Driving Dynamics – The BR-V has higher ground clearance and this has rendered it some amount of body roll, but it is well within the limits. On the other hand, higher ground clearance makes it apt for our road conditions. Bad, broken roads and those usually high speed humps don’t intimidate the BR-V at all. The steering feel is good and it weighs up well with very predictable handling, the diesel feeling better than the petrol. Ride quality is quite mature but it gets a little bouncy on bad roads, especially at low speeds. At high speeds, the ride is more sorted. We did take the BR-V off tarmac on many occasions and it felt upto the task most of the times. Brake bite is quite good and the Michelin tyres on our test car did the job quite well.

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Honda has a wide service network and a trustworthy after sales

Safety and After Sales Service – Honda is offering dual front airbags and ABS as standard across all the variants except the base E petrol version of the BR-V. It is a good move but considering the marginal price increase with ABS, they should have offered it on the base petrol trim. None of the cars from the Brio family have been crash tested by Global NCAP so we can’t judge the structural strength of the BR-V yet. However, the after sales of Honda is quite trustworthy and low on maintenance, which is a boon for Indian buyers. The Japanese automaker currently has 298 outlets across 190 cities in India and they plan to ramp it up to 340 outlets by March 2017.

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The Honda BR-V is a practical compact SUV with bold styling

Verdict – The BR-V offers what most people in this segment look out for, bold styling with SUV elements and the ability to seat 7 people. The BR-V is currently the only option out there which offers this flexibility. It offers good cabin room with respectable performance from both the petrol and diesel engines. Though the MPV silhouette is quite reminiscent of the Mobilio (which could be a deal breaker) the Honda BR-V makes good sense for those who want a compact SUV with oodles of practicality.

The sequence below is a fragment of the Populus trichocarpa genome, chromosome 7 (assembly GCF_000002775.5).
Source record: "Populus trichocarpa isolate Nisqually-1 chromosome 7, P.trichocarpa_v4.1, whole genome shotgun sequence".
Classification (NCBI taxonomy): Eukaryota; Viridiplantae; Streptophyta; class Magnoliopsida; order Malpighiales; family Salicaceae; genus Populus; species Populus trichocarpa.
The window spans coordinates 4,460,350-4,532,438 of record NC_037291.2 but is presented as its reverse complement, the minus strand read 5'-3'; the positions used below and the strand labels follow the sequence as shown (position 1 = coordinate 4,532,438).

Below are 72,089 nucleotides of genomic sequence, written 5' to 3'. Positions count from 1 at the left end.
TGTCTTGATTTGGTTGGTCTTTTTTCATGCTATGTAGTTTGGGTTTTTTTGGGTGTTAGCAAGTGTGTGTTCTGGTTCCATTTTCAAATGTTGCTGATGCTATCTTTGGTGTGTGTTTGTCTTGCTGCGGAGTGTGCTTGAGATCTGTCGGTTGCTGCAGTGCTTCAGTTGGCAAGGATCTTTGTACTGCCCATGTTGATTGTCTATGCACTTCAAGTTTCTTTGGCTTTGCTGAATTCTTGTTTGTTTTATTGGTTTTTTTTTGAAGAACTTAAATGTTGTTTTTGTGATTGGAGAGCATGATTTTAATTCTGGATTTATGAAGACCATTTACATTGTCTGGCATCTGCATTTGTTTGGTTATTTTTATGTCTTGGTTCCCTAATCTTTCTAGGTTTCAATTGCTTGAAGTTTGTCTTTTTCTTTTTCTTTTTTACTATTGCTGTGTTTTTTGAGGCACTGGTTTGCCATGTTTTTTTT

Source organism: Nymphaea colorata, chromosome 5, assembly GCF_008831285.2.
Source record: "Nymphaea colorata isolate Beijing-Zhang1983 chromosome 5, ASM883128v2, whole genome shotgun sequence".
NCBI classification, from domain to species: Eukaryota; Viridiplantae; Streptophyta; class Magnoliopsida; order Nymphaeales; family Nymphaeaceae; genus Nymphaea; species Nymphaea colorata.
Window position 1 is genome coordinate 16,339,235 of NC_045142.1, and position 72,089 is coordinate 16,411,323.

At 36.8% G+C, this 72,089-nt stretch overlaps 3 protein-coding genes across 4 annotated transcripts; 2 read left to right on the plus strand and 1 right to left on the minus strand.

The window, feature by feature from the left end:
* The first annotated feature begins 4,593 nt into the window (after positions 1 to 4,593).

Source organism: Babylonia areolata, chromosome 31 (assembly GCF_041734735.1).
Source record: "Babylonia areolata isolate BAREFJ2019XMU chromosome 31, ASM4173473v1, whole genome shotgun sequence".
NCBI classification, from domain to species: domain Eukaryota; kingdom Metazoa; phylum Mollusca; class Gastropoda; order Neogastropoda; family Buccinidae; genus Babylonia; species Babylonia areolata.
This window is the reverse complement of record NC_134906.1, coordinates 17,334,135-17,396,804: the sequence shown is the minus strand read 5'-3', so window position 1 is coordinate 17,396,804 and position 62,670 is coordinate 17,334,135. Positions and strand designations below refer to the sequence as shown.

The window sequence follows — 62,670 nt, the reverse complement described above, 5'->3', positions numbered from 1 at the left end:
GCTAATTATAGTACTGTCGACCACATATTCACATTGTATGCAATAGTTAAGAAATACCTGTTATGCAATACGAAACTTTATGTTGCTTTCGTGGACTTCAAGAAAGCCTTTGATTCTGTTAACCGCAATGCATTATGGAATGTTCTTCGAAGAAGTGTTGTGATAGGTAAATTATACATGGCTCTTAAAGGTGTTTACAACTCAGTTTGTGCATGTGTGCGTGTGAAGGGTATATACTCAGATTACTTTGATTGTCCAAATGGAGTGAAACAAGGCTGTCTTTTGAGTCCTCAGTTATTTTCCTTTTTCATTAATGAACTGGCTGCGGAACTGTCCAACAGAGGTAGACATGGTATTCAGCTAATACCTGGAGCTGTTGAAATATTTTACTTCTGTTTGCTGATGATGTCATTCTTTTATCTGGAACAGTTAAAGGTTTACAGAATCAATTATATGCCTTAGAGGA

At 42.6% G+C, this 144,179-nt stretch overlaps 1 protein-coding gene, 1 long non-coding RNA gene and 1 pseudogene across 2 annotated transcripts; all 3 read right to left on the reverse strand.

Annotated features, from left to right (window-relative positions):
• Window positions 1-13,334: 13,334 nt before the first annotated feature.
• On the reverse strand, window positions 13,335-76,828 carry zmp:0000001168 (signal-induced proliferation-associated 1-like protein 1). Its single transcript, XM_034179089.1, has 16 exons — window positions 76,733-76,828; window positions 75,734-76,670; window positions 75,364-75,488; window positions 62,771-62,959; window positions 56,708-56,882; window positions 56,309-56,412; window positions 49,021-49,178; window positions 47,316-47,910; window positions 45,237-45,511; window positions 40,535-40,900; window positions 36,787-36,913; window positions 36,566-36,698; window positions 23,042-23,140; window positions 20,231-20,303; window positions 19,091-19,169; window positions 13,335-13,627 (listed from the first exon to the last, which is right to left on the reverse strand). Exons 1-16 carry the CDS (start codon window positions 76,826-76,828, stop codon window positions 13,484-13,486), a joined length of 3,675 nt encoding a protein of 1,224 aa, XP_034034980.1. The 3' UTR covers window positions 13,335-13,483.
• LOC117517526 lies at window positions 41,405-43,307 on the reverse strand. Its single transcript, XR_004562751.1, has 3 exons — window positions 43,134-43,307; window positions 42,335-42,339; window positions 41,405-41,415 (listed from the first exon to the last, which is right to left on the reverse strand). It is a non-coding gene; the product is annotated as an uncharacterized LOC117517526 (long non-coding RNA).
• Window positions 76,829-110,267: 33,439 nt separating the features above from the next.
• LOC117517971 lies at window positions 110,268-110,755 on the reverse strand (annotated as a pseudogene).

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The high ground clearance makes it a boon on Indian roads

What’s Cool

* New dashboard design and layout looks fresh and is practical
* All-black interiors of the BR-V give it a premium yet sporty feel
* Front styling is bold as the design cues are sharp
* First in segment 7 seats adds to the practicality of this compact SUV
* The petrol engine is quite potent and offers good drivability
* Dual airbags standard across all variants

What’s Not So Cool

* MPV profile, especially when you look at it from the side, too much similarity to the Mobilio
* The 1.5-litre i-DTEC diesel engine is noisy
* Honda has no plans to introduce a diesel automatic version of the BR-V
* Rear camera and parking sensors are a big miss

Alternatives: Hyundai Creta, Renault Duster

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This is the best angle to look at the Honda BR-V

Honda BR-V Specifications

* Engine: 1497cc, i-VTEC, 16V, 4-cylinder, SOHC | 1498cc, i-DTEC, 16V, 4-cylinder, turbocharged, DOHC
* Power: 119 PS @ 6600 RPM | 100 PS @ 3600 RPM
* Torque: 145 Nm @ 4600 RPM | 200 Nm @ 1750 RPM
* Transmission: 6-speed manual, CVT | 6-speed manual
* 0-100 km/hr: 12 seconds | 15 seconds (est.)
* Fuel Consumption: 10 km/l | 15 km/l
* Fuel Type: Petrol | Diesel
* Suspension: McPherson Strut (Front), Torsion Beam (Rear)
* Tyres: 195/60/16
* Brakes: Disc (front), Drum (rear) ABS
* Safety: Dual Airbags, ABS, EBD

Honda BR-V Dimensions

* Overall length x width x height: 4456 mm X 1735 mm X 1666 mm
* Wheelbase: 2662 mm
* Ground clearance: 210 mm
* Turning radius: 5.5-metres
* Fuel Tank Capacity: 42-litres
* Kerb Weight: 1306 kgs

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It will be interesting to see how it fares in the competitive segment

“I have been driving the Br-V diesel off late and I’m impressed by the overall package. The engine and gearbox are nicely tuned and the vehicle is quick off the line. Fuel efficiency largely depends on the way you drive and I’ve been getting 14-15 km/l. Space is generous and practicality is pretty awesome too. Looks are subjective and I personally found the rear to be a bit quirky looking. Honda should have at least added parking sensors in such a large vehicle if not a full blown camera. ” – Parth Gohil, Senior Road Tester, MotorBeam.

Further Reading

Honda BR-V Video Review
Honda BR-V First Drive Review